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German police reportedly search houses in hunt for former RAF terrorist group members

Police searching for three members of the disbanded Red Army Faction terrorist group have reportedly carried out house searches in Saarland. The trio are wanted in connection with two attempted armed robberies.

German newspaper "Die Welt am Sonntag" reported on Sunday that the searches took place in the Germany's western Saarland region.

A team of around 100 criminal investigators and police officers from the state of Lower Saxony are currently hunting Ernst-Volker Wilhelm Staub, Daniela Klette and Burkhard Garweg (pictured above, left to right).

As a result of DNA testing, all three former members of the disbanded Red Army Faction (RAF) are wanted on suspicion of two attempted armed robberies on armored vehicles near Bremen in summer 2015. The perpetrators were forced to leave without their loot on both occasions.

Authorities also suspect that the trio robbed an armored car using automatic rifles and an anti-tank weapon in 1999, stealing more than 1 million Deutschmarks (about 500,000 euros or $545,000).

'Targeted searches'

Since broadcasting a new e-fit photo of the suspects on German television, authorities have received 175 calls from members of the public regarding their whereabouts.

A spokeswoman for the State Attorney in Lower Saxony (LKA) said that "targeted searches" had been carried out in connection with the case.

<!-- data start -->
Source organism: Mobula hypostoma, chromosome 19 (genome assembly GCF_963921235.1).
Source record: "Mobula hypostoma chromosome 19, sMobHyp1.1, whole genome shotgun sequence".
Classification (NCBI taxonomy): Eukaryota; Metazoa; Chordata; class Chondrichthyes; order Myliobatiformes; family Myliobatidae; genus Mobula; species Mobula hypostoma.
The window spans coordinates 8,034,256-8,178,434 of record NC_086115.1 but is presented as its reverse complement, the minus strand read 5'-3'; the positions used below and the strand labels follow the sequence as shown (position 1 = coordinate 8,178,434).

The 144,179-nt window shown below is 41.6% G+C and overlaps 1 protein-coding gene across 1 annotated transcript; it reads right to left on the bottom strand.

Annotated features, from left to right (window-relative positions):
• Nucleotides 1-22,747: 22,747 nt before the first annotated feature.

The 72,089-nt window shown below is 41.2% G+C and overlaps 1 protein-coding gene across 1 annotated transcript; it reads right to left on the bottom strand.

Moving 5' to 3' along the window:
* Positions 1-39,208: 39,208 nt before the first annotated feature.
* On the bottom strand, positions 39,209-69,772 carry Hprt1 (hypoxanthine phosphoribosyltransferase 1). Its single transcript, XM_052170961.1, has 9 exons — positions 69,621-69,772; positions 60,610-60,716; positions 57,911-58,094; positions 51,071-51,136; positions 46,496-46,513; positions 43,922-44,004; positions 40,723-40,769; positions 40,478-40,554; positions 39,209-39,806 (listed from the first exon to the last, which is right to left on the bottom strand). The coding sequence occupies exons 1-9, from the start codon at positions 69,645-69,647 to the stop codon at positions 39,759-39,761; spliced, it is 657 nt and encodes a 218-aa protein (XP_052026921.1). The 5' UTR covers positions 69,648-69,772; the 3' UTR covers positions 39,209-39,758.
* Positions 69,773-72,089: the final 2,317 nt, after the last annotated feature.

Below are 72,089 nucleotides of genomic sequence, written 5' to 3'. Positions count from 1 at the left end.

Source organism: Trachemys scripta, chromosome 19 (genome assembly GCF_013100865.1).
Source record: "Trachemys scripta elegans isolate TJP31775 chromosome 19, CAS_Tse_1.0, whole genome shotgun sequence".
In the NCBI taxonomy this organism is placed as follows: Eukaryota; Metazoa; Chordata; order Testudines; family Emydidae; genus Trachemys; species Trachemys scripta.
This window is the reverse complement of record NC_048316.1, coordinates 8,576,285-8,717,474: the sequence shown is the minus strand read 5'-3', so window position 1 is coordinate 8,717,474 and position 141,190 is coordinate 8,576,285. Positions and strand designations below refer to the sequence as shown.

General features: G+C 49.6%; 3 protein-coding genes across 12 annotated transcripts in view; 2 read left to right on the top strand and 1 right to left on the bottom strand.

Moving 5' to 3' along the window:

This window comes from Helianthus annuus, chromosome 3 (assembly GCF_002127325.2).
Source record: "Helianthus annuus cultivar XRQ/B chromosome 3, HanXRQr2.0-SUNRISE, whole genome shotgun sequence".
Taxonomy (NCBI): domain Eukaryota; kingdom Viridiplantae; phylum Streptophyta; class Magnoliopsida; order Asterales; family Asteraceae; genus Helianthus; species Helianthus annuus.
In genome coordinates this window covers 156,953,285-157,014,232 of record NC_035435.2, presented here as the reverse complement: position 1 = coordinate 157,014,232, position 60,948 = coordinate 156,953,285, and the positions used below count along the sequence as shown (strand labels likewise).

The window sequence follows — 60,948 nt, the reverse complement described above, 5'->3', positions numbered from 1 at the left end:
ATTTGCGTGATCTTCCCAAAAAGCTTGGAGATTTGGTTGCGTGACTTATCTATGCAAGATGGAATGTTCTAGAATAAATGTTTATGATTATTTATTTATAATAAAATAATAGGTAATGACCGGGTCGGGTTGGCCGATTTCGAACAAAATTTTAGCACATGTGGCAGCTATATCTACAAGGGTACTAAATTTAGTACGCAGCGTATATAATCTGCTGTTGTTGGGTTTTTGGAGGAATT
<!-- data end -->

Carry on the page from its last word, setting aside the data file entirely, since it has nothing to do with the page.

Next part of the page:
However, district attorney Lutz Gaebel told the DPA news agency he had "no independent information" about the reported house searches.

Terrorism

The left-extremist RAF grew out of the radical student movement in the 1960s. Its earliest incarnation was the so-called Baader-Meinhof Gang, which formed in 1970. Among the group's targets were US troops in Germany, which they terrorized in protest of the Vietnam War. Its founders were captured in 1972, which spawned a "second generation" of militants.

This second generation unleashed a wave of violence in 1977 that became known as the "German Autumn," in which the group murdered, among others, West Germany's chief federal prosecutor and the chief executive of Dresdner Bank. Many members were caught by police.

'No political motive'

A "third generation" emerged that targeted top bankers in West Germany and a privatization chief in communist East Germany. Those responsible for the murders in the late 1980s and early 1990s remain at large.

Local prosecutors said there was no indication the last year's attacks on the armored vehicles had a political motive.

RAF declared its dissolution in a letter in March 1998, saying: "The city guerilla in the form of the RAF is now history," and commemorating "all those who died all over the world fighting domination."

ksb/jlw (AFP, dpa)

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